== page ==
The short version: Without a material, sustained bullish or bearish change in data from the leading economies, markets are likely to range trade until they get at least one of the following:

    · A policy shift from the Fed or ECB

    · A sudden geopolitical threat like a real escalation in the exchange of economic sanctions between Russia and the West

    · A new bout of EU crisis or other contagion threat

    Next, we look at specific lessons learned for the coming week and beyond.

    US Latest On The State Of The Market

    Here's a summary of what we've read over the past week

    Reasons To Be Bullish: Valuations Can Stay High Longer Than The Current Bull Market

    Even if traditional measures say stocks are overvalued, or if stocks have had a huge run higher, that doesn't mean they'll go down anytime soon.

    Per a recent research note from Gluskin Sheff's David Rosenberg, bear markets don't happen unless we get one or both of the following:

    · the Fed over-tightens

    · the economy heads into recession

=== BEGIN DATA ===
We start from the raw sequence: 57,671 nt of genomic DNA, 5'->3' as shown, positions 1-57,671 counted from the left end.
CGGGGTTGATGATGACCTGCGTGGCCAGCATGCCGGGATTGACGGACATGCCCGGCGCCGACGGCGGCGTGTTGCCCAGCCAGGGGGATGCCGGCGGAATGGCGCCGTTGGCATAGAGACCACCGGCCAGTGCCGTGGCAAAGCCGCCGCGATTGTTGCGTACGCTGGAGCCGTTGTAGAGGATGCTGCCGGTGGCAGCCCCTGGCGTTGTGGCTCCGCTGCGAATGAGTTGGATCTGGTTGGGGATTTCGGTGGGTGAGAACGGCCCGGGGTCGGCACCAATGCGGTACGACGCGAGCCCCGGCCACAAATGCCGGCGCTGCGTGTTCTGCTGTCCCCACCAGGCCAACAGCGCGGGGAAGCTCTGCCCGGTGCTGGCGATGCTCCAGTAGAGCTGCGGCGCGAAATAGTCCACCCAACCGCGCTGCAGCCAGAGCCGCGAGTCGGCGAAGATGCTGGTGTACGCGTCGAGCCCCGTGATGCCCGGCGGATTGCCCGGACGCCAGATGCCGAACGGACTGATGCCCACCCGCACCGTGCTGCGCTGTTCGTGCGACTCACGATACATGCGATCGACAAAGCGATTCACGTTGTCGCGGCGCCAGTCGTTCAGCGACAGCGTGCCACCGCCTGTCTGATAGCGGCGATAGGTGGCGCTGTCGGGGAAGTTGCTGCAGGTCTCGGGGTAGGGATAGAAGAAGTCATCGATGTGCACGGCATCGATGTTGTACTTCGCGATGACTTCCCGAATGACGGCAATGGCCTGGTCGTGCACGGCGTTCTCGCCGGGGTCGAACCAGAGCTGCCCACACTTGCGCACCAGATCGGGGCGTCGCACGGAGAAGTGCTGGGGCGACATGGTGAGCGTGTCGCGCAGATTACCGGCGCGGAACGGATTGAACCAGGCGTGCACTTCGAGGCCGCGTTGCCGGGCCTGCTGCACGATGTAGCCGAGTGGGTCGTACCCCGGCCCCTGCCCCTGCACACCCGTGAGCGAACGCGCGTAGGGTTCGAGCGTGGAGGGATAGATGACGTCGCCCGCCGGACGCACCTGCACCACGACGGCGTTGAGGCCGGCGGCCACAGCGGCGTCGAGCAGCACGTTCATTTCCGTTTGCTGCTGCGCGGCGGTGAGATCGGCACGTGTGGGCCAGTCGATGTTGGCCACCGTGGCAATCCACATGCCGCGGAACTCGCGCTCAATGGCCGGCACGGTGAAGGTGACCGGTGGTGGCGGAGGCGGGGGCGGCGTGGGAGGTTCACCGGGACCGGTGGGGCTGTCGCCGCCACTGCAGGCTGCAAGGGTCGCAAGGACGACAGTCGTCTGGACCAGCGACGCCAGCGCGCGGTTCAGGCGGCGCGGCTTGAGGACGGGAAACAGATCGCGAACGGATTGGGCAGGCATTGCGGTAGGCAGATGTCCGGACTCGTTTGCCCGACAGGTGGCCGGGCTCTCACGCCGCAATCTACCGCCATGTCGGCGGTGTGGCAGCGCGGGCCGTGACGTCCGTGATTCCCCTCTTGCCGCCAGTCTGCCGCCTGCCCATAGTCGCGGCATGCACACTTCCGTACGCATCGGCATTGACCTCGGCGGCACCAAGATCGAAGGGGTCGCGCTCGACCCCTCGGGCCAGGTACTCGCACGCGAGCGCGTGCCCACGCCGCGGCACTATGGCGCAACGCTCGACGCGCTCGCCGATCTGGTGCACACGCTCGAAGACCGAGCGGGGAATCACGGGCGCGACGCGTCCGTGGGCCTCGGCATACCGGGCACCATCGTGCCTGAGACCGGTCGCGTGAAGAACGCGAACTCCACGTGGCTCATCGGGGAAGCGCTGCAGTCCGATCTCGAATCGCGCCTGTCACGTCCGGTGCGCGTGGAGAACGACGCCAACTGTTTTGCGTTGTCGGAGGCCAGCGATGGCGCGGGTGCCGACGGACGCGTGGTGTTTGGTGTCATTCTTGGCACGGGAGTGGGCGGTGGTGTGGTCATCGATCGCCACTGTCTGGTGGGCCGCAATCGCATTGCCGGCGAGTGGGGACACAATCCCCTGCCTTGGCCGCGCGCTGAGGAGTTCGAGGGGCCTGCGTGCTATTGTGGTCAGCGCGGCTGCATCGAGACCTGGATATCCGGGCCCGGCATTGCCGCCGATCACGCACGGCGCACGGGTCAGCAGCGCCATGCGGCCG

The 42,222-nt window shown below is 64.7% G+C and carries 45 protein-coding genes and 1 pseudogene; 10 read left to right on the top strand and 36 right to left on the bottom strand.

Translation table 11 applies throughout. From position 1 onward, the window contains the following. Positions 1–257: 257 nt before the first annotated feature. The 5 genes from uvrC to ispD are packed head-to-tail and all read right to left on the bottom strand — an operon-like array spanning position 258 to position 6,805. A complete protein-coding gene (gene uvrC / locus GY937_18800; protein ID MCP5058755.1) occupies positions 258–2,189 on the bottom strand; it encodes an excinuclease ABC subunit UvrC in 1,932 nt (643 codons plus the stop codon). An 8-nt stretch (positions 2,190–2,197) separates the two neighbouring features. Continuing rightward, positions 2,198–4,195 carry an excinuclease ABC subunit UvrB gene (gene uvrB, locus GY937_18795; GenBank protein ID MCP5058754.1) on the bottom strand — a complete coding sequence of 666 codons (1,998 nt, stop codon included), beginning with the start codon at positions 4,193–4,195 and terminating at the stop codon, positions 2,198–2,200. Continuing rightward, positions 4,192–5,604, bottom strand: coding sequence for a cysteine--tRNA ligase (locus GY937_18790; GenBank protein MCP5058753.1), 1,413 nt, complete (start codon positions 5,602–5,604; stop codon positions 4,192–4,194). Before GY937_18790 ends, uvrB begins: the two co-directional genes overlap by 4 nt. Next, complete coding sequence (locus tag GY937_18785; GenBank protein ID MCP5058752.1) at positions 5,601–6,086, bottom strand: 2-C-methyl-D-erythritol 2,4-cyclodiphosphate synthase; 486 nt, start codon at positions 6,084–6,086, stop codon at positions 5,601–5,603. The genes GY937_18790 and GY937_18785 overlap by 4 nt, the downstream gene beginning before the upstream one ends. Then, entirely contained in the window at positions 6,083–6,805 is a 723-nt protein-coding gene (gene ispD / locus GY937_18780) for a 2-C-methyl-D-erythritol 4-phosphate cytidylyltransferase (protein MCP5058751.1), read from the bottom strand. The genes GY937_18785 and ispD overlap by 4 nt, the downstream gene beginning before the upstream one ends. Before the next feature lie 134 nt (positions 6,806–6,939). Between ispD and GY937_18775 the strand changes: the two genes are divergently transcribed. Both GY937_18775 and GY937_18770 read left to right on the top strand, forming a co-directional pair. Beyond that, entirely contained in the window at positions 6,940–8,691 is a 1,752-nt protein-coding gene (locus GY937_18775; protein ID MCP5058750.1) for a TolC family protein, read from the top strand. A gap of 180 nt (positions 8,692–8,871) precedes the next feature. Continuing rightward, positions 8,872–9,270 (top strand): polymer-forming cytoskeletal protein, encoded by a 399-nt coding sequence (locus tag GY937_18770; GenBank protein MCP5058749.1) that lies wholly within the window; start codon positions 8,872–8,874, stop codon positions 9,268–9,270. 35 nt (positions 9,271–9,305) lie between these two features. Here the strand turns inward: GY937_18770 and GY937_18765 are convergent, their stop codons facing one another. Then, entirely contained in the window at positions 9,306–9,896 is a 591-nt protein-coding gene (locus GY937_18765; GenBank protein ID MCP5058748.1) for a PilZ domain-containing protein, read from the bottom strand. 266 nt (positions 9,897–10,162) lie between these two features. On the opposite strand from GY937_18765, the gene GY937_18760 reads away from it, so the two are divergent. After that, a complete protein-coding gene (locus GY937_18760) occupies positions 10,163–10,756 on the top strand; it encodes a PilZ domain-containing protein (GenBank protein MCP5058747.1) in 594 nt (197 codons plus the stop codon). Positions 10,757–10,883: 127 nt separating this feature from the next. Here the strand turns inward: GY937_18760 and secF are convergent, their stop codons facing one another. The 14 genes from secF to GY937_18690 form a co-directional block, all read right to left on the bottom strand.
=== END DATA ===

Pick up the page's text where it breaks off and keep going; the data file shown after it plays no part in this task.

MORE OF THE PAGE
Rosenberg offered this chart showing 12-month returns in the S&P 500 since 1969, showing that market downturns usually come due to recessions (shaded area).

    (click to enlarge)

    (click to enlarge)

    (via Business Insider here)

    01 May. 04 18.41

    Note also that that 30%-plus rallies over a given 12-months like that seen in 2013, are not uncommon.

    The Key To Using Historical Market Timing Indicators: Check Historical Context

    The below are two recent bearish indicators. However their bigger lesson is that whenever you see charts of alleged historic stock market crash indicators you (really) need to check the fundamental/historical context.

    The indicators themselves are rarely the actual cause of a pullback. Rather, their value is that they provide signal that you may be missing a more logical reason for a coming pullback, and that you need to do some fast investigation to uncover what's behind these signals and whether it's a legitimate threat.

    Example 1: Stock Market Margin Debt Reversing Off Record Peak

    Wolf Richter points out that the recent reversal of the multi-year all time high in margin debt that began in August 2012, peaked in February 2014, and reversed by $15 bln in March, is a particularly ominous sign. The last 2 times it happened, markets crashed (simultaneously in 2000, after a few months in 2007).